Monday, February 3, 2014
The Real Thing: Philip Seymour Hoffman, Coca-Cola and Us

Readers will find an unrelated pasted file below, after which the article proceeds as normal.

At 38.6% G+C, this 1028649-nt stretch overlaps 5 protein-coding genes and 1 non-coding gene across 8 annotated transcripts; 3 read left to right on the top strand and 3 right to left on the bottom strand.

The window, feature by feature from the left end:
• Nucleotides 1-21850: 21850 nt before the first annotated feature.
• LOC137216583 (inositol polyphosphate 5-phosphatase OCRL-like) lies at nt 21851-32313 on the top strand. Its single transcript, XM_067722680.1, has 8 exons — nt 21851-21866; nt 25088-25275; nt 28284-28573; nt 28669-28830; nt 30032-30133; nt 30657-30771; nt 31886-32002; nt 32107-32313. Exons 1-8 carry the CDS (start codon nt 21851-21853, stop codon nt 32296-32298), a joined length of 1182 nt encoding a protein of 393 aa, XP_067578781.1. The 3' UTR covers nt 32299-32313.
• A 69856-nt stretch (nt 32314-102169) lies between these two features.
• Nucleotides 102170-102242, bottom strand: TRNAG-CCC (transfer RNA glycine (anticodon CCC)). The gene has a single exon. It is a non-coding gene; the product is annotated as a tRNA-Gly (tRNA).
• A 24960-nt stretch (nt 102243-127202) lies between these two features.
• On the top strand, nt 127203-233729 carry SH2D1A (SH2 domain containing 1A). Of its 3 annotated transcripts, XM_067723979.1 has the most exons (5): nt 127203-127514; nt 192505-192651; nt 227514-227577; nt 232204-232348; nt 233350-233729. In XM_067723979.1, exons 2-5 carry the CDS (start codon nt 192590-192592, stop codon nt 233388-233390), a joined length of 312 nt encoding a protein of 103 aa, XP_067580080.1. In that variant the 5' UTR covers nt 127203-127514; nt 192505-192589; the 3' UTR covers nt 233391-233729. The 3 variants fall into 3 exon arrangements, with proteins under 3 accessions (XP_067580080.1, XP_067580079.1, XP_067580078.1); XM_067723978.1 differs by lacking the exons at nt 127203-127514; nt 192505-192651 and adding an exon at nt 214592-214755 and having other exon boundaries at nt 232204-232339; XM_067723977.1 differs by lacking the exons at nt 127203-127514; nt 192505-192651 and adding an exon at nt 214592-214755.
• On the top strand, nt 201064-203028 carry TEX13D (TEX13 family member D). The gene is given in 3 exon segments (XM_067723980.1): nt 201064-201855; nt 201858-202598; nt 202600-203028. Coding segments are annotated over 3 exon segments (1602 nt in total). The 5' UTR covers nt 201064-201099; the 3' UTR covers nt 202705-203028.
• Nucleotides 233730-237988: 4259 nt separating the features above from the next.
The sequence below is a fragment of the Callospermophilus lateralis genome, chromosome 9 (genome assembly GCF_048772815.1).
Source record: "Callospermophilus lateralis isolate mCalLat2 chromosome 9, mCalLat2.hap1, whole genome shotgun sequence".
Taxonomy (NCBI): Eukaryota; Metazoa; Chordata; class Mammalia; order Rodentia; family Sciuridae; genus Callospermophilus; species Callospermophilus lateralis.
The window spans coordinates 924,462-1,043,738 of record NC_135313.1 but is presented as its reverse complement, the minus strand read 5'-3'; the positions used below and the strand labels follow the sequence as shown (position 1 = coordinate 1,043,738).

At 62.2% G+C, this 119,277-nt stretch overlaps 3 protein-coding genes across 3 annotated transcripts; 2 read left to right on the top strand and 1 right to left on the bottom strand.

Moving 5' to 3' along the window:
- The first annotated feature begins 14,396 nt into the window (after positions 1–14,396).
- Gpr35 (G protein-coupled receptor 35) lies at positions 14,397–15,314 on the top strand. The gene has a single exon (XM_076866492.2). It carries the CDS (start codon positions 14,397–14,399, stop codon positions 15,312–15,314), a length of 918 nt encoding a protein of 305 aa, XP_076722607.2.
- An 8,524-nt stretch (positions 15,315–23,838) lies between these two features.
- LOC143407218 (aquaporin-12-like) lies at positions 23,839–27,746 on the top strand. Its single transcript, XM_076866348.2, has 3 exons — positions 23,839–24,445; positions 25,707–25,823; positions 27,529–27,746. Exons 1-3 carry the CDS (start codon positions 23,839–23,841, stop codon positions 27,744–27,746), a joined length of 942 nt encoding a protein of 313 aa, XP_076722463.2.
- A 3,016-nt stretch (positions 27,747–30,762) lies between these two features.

Philip Seymour Hoffman died with a needle in his arm and Coke enflamed the idiocracy on the same night with an ad. I can't help but see two sides of the same coin. The failure of the drug war lies deep within our obsession with escape and the urge to commercialize every square inch of human endeavor. Hoffman, an incredibly talented and empathic artist, felt that obsessive need to escape the hum-drum reality of a world grown increasingly global and flat at the same time. And while America was tuning into the annual celebration of hyper-commercial carnival known as the Super Bowl, Hoffman was dialing into his own demise courtesy of little plastic bags of Ace of Spades. No need for moralizing on the suicidal act -- we all share the guilt. Coke obviously is just another drug, and they sell it by pandering to perhaps an even worse, but equally American instinct, the urge to conformity. While the company was clearly throwing down a marker on behalf of so-called "diversity" with its ad celebrating different languages and races under the banner of "America the Beautiful", one could also be appalled at how trite and colorless the world really seems with Coca-Cola.